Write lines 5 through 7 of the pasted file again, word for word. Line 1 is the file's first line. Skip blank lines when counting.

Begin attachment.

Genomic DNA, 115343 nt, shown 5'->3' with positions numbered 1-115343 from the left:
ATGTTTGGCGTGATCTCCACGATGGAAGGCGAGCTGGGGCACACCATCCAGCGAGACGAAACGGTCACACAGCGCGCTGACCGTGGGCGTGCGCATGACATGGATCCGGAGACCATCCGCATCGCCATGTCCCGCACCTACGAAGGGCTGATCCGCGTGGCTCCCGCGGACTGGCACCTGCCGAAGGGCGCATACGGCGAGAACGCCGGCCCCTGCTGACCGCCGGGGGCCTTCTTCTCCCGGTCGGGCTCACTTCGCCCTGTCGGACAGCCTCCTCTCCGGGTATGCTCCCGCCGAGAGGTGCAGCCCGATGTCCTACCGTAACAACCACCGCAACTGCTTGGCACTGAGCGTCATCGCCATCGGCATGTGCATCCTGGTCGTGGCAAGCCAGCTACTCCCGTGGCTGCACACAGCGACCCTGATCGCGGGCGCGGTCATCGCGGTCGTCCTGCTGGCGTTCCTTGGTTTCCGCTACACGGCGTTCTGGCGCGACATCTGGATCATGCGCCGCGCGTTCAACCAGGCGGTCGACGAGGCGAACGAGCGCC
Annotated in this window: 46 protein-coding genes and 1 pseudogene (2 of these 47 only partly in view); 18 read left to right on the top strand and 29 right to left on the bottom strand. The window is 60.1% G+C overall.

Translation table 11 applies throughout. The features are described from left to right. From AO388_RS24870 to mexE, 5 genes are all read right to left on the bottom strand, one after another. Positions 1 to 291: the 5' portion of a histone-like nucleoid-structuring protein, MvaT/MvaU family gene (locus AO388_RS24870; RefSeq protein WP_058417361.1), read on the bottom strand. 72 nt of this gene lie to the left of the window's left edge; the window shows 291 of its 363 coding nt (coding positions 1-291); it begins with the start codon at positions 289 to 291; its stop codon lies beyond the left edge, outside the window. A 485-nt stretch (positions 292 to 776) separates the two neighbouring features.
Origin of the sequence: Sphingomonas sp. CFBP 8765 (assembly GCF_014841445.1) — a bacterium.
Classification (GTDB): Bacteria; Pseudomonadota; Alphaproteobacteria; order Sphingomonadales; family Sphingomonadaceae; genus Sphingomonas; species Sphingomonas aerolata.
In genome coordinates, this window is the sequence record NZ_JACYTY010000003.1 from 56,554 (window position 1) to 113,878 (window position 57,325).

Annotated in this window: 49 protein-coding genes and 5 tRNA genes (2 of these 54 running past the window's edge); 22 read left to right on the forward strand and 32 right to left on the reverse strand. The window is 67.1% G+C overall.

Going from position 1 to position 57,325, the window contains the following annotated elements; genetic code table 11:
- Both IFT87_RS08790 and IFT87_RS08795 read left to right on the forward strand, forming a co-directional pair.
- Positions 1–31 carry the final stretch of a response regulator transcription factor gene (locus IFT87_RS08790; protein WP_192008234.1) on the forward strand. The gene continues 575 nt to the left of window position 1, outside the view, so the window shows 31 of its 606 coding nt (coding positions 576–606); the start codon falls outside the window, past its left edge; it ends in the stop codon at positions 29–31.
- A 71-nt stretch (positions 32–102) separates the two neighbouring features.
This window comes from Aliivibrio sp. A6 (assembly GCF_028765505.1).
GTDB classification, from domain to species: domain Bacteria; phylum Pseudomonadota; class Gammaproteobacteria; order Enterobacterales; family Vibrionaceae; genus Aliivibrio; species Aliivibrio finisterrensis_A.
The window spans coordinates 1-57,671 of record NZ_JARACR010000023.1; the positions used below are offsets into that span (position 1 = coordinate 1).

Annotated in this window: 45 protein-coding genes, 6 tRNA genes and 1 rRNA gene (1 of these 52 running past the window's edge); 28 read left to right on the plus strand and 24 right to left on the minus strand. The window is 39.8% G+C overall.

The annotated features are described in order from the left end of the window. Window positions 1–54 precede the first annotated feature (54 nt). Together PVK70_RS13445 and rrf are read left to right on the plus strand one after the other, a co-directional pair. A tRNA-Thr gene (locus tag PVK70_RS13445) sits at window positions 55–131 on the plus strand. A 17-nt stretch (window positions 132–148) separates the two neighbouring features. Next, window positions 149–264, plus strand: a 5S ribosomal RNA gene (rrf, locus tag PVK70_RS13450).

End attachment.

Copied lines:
Origin of the sequence: Sphingomonas sp. CFBP 8765 (assembly GCF_014841445.1) — a bacterium.
Classification (GTDB): Bacteria; Pseudomonadota; Alphaproteobacteria; order Sphingomonadales; family Sphingomonadaceae; genus Sphingomonas; species Sphingomonas aerolata.
In genome coordinates, this window is the sequence record NZ_JACYTY010000003.1 from 56,554 (window position 1) to 113,878 (window position 57,325).